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In Ancient Greek, the word despotes simply meant "master" or "lord," and connoted a person who wielded absolute authority over another person. It was typically used in reference to a master of slaves or the master of a household. It was also used to refer to certain deities, and only occasionally to the ruler of a state or dominion, in which case it suggested a conquered or enslaved people.

In the Byzantine Empire, it was occasionally used to refer to the Byzantine Emperor, and as a form of polite address to superiors, as in the English "my lord." Then in the 12th century, Emperor Manuel I made "Despot" an official title of a rank of noble, in charge of a certain set of duties in a certain area of the Empire.

As the Byzantine Empire began to collapse in the 13th century, various Despots carved out independent splinter kingdoms, most famously in Epirus, Morea, and Serbia. These realms are known in English as "Despotates." The word "despot" first entered western languages in reference to these splinter principalities, and initially did not have the negative connotations it has in modern English.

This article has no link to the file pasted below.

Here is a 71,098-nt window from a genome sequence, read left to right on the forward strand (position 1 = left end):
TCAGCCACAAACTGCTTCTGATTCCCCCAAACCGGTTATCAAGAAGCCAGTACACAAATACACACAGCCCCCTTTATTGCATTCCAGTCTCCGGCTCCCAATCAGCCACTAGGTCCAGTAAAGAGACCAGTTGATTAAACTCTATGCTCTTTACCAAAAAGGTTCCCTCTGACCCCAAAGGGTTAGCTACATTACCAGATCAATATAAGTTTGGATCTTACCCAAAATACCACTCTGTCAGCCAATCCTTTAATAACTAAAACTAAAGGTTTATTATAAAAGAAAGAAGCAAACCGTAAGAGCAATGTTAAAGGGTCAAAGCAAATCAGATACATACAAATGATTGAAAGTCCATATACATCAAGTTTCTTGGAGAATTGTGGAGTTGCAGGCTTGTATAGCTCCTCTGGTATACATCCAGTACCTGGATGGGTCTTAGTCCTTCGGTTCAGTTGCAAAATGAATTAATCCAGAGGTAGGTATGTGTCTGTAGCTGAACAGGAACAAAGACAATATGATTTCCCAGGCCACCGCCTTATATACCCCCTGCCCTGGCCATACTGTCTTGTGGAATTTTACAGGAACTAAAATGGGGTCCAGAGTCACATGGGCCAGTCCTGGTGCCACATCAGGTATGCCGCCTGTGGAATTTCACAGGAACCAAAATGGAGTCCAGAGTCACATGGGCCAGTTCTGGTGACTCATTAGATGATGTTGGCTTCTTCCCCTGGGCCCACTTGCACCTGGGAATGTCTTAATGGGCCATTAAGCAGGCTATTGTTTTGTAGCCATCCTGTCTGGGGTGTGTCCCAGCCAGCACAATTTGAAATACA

The word "despot" first acquired its modern sense of a tyrannical or oppressive ruler during the French Revolution, when the revolutionaries took to calling anyone they disliked a "despot." The earliest known English usage of the word in this sense is actually in a poetic 1781 sermon by William Cowper, entitled Expostulation:

Hast thou, though suckled at fair freedom's breast,
Exported slavery to the conquer'd East?
Pull'd down the tyrants India served with dread,
And raised thyself, a greater, in their stead?
Gone thither, arm'd and hungry, return'd full,
Fed from the richest veins of the Mogul,
A despot big with power obtain'd by wealth,
And that obtain'd by rapine and by stealth?

The modern Greek word despotes simply refers to a bishop.